Research Topic

Mechanisms underpinning the link between emotion, physical health and longevity

About this Research Topic

Biological psychology and neuroscience has embraced the study of emotion, yet the disciplines are at a crossroads over the psychobiological basis of emotion.(1) This crossroads may relate, in part, to recent research interest on the brain, largely sidelining the body as a passive observer. The link between ...

Biological psychology and neuroscience has embraced the study of emotion, yet the disciplines are at a crossroads over the psychobiological basis of emotion.(1) This crossroads may relate, in part, to recent research interest on the brain, largely sidelining the body as a passive observer. The link between brain and body, however, has important implications for understanding the relationship between our mental and physical lives as well as our general physical health. A variety of factors have been proposed for linking specific aspects along the pathway from emotion experience to morbidity and mortality (e.g. psychological flexibility (2), autonomic system function (3), inflammatory factors (4)), however with few exceptions, the pathways remain to be fully fleshed out.

The goal of this research topic is to bring together leading experts on the relationship between emotion and health, who will present the most up-to-date research on psychobiological mechanisms linking day-to-day emotion experience with physical health and mortality. While this is a broad topic, submitted manuscripts must be relevant to the discipline of psychology.

Researchers from diverse disciplines and fields including but not limited to, health psychology, positive psychology, embodied cognition, cognitive neuropsychiatry, psychophysiology, the neurosciences, epidemiology and public health are encouraged to submit manuscripts.

Suitable manuscripts will include a focus on the relationships between mind, brain and body that highlight the implications for health and wellbeing. Experimental work and review articles in animals and humans will be welcomed, as will studies based on cross-sectional as well as longitudinal research designs. Application of sophisticated statistical modeling including conditional process analysis and structural equation modeling of key factors is encouraged. Intervention studies to increase health and wellbeing either in healthy or patient cohorts would also be an excellent addition to this research topic.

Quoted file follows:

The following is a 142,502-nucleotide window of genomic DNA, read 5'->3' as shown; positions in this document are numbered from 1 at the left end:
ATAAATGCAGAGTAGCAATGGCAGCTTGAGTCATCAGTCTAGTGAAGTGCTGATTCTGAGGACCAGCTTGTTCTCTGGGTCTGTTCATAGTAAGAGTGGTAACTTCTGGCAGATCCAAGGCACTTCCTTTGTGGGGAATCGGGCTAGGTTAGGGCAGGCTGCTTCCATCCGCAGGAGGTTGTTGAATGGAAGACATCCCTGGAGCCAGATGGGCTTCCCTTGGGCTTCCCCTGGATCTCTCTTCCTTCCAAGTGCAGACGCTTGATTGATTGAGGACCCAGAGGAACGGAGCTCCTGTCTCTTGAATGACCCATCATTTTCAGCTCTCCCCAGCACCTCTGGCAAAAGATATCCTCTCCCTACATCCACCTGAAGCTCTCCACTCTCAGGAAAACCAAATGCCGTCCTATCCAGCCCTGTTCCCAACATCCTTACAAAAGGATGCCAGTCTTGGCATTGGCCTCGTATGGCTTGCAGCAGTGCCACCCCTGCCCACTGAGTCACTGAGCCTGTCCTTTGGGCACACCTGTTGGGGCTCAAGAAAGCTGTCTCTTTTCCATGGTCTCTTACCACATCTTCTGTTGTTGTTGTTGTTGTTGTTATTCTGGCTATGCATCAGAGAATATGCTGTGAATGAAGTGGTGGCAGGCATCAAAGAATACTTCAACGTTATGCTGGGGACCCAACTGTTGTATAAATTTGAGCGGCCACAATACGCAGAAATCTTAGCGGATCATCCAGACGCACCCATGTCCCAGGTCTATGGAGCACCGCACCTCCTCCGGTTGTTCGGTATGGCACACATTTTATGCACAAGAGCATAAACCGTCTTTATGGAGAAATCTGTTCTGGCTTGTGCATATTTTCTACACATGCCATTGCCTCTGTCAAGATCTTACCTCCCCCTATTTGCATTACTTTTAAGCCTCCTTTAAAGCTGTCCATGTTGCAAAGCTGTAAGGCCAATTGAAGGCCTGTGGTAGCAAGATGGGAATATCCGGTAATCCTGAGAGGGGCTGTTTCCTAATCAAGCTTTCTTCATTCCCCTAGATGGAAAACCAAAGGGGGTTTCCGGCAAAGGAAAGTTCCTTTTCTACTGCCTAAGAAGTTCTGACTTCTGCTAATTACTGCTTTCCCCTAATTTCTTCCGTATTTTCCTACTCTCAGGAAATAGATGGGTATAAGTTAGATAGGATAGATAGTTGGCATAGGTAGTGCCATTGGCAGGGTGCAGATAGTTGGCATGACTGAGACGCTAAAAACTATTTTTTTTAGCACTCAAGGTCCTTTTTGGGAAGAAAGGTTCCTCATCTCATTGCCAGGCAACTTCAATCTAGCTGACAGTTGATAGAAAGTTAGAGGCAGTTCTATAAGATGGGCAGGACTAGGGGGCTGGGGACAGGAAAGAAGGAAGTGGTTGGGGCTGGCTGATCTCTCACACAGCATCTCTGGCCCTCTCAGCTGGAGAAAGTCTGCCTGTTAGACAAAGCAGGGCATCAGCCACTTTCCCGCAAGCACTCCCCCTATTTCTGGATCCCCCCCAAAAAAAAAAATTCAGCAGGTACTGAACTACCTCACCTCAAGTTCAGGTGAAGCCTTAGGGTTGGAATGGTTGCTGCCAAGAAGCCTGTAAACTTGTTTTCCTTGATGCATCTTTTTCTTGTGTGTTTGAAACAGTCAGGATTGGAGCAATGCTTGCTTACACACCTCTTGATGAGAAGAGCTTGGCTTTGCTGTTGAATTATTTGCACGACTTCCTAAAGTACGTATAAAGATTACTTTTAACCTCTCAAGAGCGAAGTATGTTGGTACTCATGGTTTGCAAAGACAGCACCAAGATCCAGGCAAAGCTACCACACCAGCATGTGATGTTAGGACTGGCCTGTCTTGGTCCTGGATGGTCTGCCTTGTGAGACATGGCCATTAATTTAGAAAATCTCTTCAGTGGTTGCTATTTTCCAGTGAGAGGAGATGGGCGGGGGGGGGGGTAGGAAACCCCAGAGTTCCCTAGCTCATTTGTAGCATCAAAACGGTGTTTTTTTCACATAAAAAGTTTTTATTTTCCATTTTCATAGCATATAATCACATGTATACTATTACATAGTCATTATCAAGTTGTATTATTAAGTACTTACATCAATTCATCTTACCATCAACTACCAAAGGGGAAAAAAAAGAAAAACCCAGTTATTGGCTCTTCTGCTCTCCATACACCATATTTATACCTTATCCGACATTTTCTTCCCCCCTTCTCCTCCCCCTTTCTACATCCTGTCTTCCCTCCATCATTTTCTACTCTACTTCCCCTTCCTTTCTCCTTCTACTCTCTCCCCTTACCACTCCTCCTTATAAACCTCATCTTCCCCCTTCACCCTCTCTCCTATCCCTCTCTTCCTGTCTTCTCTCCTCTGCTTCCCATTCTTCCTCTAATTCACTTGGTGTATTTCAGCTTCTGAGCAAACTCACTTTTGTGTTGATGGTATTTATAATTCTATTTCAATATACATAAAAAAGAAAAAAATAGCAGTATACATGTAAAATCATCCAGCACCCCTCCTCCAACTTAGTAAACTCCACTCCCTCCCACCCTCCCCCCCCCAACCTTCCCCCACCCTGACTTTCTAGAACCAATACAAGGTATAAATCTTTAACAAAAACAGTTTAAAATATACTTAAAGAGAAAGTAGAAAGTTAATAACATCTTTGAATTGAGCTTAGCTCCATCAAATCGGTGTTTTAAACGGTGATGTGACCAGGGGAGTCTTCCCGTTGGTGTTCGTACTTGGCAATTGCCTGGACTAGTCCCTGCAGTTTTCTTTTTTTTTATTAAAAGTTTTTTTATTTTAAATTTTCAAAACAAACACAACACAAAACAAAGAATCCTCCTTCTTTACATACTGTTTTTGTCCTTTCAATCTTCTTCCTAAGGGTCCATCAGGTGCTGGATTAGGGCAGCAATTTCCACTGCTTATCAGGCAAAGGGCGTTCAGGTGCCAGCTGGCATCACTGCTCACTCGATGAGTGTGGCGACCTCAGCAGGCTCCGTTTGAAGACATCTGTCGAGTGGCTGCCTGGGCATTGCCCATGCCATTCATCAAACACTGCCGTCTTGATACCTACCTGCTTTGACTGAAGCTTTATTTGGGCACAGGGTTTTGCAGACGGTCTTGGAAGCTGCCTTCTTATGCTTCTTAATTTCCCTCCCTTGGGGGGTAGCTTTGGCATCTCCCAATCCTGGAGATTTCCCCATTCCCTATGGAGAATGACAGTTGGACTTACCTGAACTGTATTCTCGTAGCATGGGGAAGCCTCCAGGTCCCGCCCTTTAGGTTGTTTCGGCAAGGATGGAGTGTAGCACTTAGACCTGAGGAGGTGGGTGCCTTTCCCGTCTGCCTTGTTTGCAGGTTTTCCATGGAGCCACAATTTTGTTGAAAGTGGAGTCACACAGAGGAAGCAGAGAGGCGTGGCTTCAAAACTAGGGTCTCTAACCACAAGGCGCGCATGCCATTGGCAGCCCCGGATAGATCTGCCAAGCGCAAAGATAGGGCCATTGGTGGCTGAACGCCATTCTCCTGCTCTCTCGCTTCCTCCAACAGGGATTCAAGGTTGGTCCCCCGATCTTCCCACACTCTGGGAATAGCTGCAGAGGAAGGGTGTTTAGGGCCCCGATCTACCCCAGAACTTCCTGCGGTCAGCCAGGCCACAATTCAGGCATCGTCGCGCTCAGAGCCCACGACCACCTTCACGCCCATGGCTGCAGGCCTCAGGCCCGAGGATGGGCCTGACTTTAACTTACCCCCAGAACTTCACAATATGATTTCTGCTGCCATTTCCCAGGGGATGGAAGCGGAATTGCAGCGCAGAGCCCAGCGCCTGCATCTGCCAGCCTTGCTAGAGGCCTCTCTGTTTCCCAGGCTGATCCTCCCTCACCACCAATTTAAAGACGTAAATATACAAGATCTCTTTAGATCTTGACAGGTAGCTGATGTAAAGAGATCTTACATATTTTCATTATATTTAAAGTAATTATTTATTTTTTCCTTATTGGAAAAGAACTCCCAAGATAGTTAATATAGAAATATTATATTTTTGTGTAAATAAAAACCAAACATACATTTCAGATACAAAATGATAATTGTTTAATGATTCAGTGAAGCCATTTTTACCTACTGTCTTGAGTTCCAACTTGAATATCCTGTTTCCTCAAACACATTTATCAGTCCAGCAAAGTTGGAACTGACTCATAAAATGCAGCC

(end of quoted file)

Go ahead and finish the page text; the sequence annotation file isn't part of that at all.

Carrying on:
References

1. Lindquist, K. A., Siegel, E. H., Quigley, K. S. & Barrett, L. F. The hundred-year emotion war: Are emotions natural kinds or psychological constructions? Comment on Lench, Flores, and Bench (2011). Psychol Bull 139, 255–263 (2013).
2. Kashdan, T. B. & Rottenberg, J. Psychological flexibility as a fundamental aspect of health. Clin Psychol Rev 30, 865–878 (2010).
3. Thayer, J. F., Yamamoto, S. S. & Brosschot, J. F. The relationship of autonomic imbalance, heart rate variability and cardiovascular disease risk factors. Int J Cardiol 141, 122–131 (2010).
4. Kiecolt-Glaser, J. K., McGuire, L., Robles, T. F. & Glaser, R. Emotions, morbidity, and mortality: new perspectives from psychoneuroimmunology. Annu. Rev. Psychol. 53, 83–107 (2002).


Important Note: All contributions to this Research Topic must be within the scope of the section and journal to which they are submitted, as defined in their mission statements. Frontiers reserves the right to guide an out-of-scope manuscript to a more suitable section or journal at any stage of peer review.

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